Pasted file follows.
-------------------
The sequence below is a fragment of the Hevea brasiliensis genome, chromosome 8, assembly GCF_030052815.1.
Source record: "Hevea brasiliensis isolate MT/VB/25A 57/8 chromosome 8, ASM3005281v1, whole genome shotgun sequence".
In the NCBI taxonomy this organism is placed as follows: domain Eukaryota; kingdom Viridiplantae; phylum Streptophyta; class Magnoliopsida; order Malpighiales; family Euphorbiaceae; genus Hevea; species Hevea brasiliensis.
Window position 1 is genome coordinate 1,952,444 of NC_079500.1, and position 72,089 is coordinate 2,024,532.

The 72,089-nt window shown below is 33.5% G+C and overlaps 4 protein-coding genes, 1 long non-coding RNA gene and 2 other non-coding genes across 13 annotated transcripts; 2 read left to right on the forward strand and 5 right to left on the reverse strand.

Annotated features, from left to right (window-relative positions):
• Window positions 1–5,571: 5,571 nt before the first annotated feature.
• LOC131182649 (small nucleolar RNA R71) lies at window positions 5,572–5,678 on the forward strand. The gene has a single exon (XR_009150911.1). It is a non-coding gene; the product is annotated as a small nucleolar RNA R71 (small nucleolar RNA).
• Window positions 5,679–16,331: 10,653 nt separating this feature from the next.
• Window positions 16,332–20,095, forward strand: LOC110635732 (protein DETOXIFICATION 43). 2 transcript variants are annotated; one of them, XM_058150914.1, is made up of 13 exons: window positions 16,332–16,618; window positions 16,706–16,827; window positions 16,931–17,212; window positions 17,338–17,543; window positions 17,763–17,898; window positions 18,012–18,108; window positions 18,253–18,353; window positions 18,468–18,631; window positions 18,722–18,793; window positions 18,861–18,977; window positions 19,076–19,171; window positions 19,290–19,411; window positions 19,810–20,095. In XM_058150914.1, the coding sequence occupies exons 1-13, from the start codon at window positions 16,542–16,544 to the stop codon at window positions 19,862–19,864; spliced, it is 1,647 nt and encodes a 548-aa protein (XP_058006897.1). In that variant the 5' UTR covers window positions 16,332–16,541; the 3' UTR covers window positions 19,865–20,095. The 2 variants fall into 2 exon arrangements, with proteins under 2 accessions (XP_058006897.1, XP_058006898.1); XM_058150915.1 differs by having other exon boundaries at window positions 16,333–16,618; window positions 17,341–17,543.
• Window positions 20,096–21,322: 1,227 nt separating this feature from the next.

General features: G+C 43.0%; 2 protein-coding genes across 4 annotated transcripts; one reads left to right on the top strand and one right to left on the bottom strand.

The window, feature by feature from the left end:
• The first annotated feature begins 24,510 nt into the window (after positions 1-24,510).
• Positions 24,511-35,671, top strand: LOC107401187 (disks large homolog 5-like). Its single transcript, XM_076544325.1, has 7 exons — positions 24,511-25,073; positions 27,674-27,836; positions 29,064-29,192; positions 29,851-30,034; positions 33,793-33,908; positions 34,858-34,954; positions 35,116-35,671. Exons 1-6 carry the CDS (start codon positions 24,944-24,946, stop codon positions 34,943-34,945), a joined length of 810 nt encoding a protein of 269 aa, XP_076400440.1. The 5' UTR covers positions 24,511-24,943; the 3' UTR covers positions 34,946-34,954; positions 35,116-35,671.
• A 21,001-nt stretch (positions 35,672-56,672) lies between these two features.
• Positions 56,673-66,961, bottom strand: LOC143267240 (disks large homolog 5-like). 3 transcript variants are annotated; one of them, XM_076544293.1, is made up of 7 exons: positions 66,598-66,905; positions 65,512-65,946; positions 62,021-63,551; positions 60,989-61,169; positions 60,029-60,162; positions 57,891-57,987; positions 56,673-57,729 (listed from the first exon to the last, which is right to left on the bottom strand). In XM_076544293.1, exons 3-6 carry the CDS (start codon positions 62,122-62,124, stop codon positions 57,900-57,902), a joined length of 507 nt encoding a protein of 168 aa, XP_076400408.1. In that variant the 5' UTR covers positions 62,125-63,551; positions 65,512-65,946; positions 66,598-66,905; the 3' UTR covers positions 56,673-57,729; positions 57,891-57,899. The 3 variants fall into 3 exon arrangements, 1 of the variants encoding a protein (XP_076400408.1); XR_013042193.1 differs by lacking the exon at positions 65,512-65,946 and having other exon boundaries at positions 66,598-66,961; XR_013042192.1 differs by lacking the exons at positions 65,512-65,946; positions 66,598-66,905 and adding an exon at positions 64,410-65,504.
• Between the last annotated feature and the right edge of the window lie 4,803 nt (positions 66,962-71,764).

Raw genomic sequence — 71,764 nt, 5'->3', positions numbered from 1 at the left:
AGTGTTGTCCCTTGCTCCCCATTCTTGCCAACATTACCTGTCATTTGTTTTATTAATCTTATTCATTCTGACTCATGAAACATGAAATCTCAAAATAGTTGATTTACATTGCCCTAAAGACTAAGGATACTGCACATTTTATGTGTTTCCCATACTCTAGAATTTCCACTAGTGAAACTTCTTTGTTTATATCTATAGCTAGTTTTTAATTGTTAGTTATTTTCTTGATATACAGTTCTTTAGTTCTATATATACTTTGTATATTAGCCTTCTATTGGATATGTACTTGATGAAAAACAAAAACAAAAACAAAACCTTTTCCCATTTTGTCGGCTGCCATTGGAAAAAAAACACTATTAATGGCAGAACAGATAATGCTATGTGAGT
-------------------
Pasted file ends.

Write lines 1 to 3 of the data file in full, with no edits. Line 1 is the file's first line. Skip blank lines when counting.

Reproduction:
The sequence below is a fragment of the Hevea brasiliensis genome, chromosome 8, assembly GCF_030052815.1.
Source record: "Hevea brasiliensis isolate MT/VB/25A 57/8 chromosome 8, ASM3005281v1, whole genome shotgun sequence".
In the NCBI taxonomy this organism is placed as follows: domain Eukaryota; kingdom Viridiplantae; phylum Streptophyta; class Magnoliopsida; order Malpighiales; family Euphorbiaceae; genus Hevea; species Hevea brasiliensis.